Newsbreaks

April 1, 2001
QC laser becomes free-space communications link; Laser prints active indium-oxide optical microstructures; Extra layers make ZnTe quantum-well structure lase in green...

QC laser becomes free-space communications link
Quantum cascade (QC) lasers provide light at tailor-made wavelengths in the mid-infrared between 3.5 and 20 µm. As a result of the unipolar intersubband nature of the lasing mechanism, QC lasers should have very good direct-current modulation properties, with theoretical predictions showing an upper limit of several hundred gigahertz. The combination of favorable modulation characteristics and a wavelength that can be positioned within a window of atmospheric transparency make the QC laser a potential candidate for high-speed free-space optical transmission. Researchers at Lucent Technologies Bell Laboratories (Murray Hill, NJ) and the Stevens Institute of Technology (Hoboken, NJ) have taken a step toward demonstrating this potential.

A QC laser emitting 7.347-µm light at an average power of 10 mW was modulated at speeds between 100 MHz and 2 GHz. Light from the laser was collected at a distance of 1.5 m away by a mercury-cadmium-telluride detector. Data collected by the researchers show a signal-to-noise ratio of 35 dB at 2 GHz, allowing them to estimate a 5-GHz cutoff frequency. Next, a 10-MHz audio and video signal centered at 66 MHz was transmitted over a 70-m distance (limited by laboratory size) with no noticeable loss in quality. More-advanced modulation schemes are under investigation. Contact Rainer Martini at [email protected].

Laser prints active indium-oxide optical microstructures
Indium-oxide (InOx) diffractive optical microstructures can be activated with light. Researchers at the Hellas Institute of Electronic Structure and Laser (Heraklion, Greece) are fabricating nonstoichiometric InOx surface-relief gratings using reactive pulsed-laser deposition. In the process, InOx thin-film material is selectively transferred onto a glass substrate by ultrafast-laser microprinting via a demagnified photomask to form the structure. The microprinting laser—a hybrid distributed-feedback dye laser and krypton-fluoride excimer laser—delivers 500-fs pulses; the InOx film is selectively ablated onto a receiver substrate placed 2 to 5 µm from the source substrate. A step-and-repeat process forms the structure.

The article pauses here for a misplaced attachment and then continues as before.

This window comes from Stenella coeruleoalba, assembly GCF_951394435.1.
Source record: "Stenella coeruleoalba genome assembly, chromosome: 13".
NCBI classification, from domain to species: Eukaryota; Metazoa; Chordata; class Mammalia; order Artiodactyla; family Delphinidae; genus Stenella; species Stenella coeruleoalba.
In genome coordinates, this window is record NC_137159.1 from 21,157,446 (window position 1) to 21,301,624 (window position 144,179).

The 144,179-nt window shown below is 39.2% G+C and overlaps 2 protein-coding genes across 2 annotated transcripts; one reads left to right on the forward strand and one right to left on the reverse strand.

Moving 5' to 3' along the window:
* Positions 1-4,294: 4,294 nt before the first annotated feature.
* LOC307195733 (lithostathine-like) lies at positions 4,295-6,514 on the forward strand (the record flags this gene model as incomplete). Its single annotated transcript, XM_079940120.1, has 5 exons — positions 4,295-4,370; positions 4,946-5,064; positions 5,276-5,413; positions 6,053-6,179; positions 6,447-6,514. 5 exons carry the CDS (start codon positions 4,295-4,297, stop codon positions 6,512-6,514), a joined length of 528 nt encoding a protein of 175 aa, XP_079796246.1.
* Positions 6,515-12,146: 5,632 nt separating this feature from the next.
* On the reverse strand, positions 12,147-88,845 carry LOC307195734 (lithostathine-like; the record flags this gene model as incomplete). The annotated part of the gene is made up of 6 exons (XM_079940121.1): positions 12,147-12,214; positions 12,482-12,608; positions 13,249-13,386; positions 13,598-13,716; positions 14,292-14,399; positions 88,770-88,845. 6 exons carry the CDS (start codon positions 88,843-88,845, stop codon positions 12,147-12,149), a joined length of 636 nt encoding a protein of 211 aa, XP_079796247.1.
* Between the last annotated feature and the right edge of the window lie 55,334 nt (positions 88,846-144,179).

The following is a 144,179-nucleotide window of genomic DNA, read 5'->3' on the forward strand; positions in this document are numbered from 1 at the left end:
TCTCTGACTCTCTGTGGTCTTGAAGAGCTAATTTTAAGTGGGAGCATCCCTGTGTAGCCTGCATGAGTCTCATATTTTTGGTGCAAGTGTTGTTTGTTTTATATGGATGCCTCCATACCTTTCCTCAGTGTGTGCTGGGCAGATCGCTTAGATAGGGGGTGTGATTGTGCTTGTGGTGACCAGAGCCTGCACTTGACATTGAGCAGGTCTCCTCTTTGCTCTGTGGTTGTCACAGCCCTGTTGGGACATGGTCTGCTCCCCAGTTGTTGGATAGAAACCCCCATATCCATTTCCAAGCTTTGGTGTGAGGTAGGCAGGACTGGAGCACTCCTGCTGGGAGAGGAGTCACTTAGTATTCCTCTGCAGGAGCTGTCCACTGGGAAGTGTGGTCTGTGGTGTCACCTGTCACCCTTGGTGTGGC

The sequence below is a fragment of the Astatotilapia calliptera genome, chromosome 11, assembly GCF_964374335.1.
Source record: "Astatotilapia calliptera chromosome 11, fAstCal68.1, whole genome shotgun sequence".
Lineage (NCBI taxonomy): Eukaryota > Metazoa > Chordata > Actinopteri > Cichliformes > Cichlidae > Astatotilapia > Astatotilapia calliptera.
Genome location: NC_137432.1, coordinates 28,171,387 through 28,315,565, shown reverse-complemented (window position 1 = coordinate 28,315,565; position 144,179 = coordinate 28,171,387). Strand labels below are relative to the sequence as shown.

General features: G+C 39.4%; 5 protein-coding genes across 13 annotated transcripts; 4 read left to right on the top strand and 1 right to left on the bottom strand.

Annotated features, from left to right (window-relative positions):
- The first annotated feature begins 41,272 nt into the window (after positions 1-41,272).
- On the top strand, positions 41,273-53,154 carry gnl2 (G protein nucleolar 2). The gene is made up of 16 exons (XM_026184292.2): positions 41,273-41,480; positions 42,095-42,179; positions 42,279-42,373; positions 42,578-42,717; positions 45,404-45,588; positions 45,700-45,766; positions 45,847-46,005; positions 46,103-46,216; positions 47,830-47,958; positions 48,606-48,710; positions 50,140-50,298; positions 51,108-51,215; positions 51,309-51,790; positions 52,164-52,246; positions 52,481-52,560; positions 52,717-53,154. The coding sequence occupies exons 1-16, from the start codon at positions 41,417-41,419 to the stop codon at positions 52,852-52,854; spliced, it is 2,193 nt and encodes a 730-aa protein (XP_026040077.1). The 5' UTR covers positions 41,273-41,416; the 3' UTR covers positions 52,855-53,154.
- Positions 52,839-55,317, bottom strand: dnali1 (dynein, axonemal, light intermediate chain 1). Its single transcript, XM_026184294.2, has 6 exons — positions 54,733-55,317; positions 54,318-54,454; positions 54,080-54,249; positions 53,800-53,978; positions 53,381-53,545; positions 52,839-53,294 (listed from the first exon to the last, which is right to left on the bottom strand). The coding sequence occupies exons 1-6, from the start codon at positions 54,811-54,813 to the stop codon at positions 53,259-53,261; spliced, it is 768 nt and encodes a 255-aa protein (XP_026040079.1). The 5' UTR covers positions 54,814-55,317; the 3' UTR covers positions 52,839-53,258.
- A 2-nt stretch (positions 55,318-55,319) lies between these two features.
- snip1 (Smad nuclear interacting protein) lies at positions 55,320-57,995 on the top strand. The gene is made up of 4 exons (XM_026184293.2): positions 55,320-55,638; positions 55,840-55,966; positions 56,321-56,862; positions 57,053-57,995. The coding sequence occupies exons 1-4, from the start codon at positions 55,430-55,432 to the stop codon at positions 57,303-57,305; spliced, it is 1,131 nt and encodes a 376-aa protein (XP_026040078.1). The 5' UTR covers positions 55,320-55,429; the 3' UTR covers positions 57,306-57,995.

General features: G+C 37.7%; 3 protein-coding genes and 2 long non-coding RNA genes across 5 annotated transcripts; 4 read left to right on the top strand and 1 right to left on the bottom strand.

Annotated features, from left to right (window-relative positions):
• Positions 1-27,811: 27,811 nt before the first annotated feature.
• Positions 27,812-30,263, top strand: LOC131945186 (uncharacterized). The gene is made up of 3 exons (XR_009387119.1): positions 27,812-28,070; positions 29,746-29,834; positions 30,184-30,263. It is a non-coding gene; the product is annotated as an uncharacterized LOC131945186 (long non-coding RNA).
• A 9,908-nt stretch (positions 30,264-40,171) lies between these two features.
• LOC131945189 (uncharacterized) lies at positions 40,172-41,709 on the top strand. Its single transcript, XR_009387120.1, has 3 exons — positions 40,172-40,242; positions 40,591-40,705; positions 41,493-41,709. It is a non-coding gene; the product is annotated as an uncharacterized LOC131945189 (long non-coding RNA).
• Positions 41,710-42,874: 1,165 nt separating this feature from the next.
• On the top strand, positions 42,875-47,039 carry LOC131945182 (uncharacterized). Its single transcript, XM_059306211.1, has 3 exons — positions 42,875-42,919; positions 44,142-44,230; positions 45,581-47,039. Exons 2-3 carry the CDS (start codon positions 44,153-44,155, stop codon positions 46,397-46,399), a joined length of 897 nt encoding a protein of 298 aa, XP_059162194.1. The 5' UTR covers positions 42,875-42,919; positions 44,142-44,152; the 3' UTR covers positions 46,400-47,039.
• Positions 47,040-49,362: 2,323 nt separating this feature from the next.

The resulting transmissive grating has a 10-µm period, a size of 2 x 2 mm, and an initial diffraction efficiency of 5%. A normal-incidence 325-nm helium cadmium laser activates the grating within 4 s, which then diffracts a collinear 633-nm beam from a helium neon laser at higher efficiency. Switching the activation light off causes the InOx to revert to its original state in about 4 s. The change in diffraction efficiency reaches approximately 10%. The maximum efficiency change exhibited a strong temperature dependency, achieving its maximum of 10% at 40°C, dropping to zero at 30°C, and dropping further to -8% at 20°C. Optimizing the grating height will greatly boost efficiency. The researchers have also activated microprinted InOx gratings electrically. Contact Nikos Vainos at [email protected].

Extra layers make ZnTe quantum-well structure lase in green
Although robust and long-lived blue-output semiconductor lasers exist in the form of gallium-nitride-based laser diodes, no practical green equivalent has ever been developed despite much research. Scientists at Tohoku University (Sendai, Japan) are working with a new material they believe has potential for pure-green light-emitting devices. Quantum-well (QW) structures based on zinc telluride (ZnTe), a wide-gap semiconductor, are fabricated that contain some layers of ZnTe made into ternary and quaternary compounds containing cadmium, magnesium, and selenium. In some of these devices, the researchers have achieved room-temperature optically pumped lasing.